Tilray shares down after cannabis producer posts wider net loss
Tilray Inc. (TLRY.O) shares climbed as much as 4.6 per cent before turning negative as investors weighed a mixed quarter that saw a wider-than-expected loss and higher operating costs even as revenue beat estimates.
The company expects 2019 revenue to at least triple from last year’s US$43 million. And during the earnings call, management boasted of its ability to meet growing U.S. demand for hemp-derived CBD, the non-intoxicating cousin of THC, via its recent Manitoba Harvest acquisition.
"We expect strong industry growth long-term, and we believe Tilray is well positioned to be one of several likely winners, especially given its relationships" with partners like Novartis AG and Anheuser-Busch InBev SA, wrote Piper Jaffray analyst Michael Lavery.
However, some analysts questioned whether the stock’s valuation has gotten ahead of itself, as Tilray is significantly more expensive than its peers which have higher revenue.
Here’s what analysts are saying:
Jefferies, Owen Bennett
“This stock remains the most expensive in the space by far and yet its revenue trails significantly below closest peers,” including Canopy Growth Corp. and Aurora Cannabis Inc. Bennett notes that CannTrust Holdings Inc. is expected to report revenue similar to Tilray’s when it releases earnings later this month and yet its market value is about US$1 billion versus Tilray at US$6.8 billion.
Tilray argued on its earnings call that the Canadian market will be insignificant compared to the U.S. and European opportunities and said it has no plans to bolster its Canadian supply through acquisitions. “We think this is a risky strategy near term given its multiple, especially as investors will be increasingly looking to Canada as evidence of a company’s ability to execute, and international is yet to contribute in any material way to sales,” Bennett writes. “We also think Tilray could be overestimating the size of the U.S. hemp CBD market, which they quote as a US$22 billion opportunity.”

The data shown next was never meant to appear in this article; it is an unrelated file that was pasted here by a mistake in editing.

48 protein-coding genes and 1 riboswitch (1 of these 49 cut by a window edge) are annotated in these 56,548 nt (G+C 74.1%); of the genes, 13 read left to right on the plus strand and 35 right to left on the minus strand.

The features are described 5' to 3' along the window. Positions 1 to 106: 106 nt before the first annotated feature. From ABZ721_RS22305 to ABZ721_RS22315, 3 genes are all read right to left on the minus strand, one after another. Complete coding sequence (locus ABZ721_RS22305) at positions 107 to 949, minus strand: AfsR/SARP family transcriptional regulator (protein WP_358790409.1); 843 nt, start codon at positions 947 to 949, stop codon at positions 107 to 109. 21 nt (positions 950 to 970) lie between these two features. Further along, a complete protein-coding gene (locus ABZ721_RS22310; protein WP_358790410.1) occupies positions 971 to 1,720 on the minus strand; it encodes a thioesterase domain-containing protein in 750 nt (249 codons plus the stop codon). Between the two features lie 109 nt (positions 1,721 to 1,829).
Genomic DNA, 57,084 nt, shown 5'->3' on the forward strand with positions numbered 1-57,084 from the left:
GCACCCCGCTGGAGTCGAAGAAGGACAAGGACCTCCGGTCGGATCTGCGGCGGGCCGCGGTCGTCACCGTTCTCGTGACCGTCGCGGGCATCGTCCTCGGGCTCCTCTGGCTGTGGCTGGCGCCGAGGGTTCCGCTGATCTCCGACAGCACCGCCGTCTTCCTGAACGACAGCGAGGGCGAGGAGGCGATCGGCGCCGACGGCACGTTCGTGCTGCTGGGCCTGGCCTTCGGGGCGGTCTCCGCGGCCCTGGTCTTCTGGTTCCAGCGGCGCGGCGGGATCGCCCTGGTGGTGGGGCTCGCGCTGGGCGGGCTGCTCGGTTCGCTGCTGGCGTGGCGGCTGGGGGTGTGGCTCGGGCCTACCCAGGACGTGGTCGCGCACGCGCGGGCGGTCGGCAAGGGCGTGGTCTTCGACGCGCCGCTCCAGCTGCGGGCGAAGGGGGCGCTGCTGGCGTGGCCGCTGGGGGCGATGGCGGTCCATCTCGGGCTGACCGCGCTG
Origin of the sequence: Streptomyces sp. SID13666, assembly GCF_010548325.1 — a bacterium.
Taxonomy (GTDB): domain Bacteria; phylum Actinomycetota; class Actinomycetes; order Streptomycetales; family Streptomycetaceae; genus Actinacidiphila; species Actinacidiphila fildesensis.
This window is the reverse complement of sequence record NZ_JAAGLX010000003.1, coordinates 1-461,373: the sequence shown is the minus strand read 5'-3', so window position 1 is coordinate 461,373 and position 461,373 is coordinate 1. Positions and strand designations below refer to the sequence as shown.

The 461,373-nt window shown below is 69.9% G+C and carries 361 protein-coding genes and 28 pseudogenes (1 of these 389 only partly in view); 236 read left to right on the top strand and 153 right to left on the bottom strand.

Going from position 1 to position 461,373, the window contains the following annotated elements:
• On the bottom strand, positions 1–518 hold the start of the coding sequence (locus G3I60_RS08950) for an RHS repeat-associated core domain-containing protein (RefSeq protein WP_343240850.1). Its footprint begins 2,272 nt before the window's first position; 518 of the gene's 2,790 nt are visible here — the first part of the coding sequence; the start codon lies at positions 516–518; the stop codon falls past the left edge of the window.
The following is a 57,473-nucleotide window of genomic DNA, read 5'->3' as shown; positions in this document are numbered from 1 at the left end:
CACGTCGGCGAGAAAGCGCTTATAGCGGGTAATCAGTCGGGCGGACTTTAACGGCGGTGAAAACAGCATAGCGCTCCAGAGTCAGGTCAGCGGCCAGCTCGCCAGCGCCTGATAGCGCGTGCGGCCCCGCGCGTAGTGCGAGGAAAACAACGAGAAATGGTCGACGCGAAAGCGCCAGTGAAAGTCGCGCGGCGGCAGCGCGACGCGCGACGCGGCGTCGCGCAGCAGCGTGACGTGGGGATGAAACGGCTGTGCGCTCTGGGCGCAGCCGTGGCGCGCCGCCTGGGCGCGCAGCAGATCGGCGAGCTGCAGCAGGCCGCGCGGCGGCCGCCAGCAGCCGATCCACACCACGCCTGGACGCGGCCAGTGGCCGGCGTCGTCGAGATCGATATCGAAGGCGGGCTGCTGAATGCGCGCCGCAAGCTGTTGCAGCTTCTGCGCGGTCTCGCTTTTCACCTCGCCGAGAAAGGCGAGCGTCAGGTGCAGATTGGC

Rates Tilray underperform with a price target of US$61.
Piper Jaffray, Michael Lavery
Although Tilray is “well positioned to be one of several likely winners” in the longer term, Lavery expects negative earnings to persist in the near term as the company remains in investment mode. “The Canadian market may become profitable as it ramps up, but we do not expect positive total company Ebitda over the next five to seven quarters.”
“We consider the focus on growth opportunities outside Canada to be strategically sound and to be a better way to build brand equity with consumers,” particularly in the U.S. CBD market and European countries that don’t have local production.
Maintains overweight rating, price target at US$90.
Eight Capital, Graeme Kreindler
The market will focus on Tilray’s top-line results despite the larger-than-expected loss, “as Tilray remains in the early stages of building out its capabilities in the Canadian and international markets.” Investors will also play close attention to Tilray’s preparations for the U.S. CBD market, where it expects regulatory clarity by the end of the year.
“We expect Tilray to rely heavily on the knowledge, infrastructure and assets gained in the Manitoba Harvest acquisition, including its distribution network of 16,000 retailers, to play a pivotal role in its go-to-market strategy. We would not be surprised to see Tilray invest additional capital in its U.S. CBD supply chain, specifically in areas such as extraction, manufacturing and formulation.”
Maintains neutral rating, price target at US$85.
BMO Capital Markets, Tamy Chen
“Based on our view for Tilray to gradually ramp recreational sales over the near term and pending more visibility on the timing and regulatory framework to introduce hemp-derived CBD products in the U.S., we consider the company’s valuation to be elevated versus some of the other large LPs.”
Rates Tilray underperform (speculative) with a US$65 price target.
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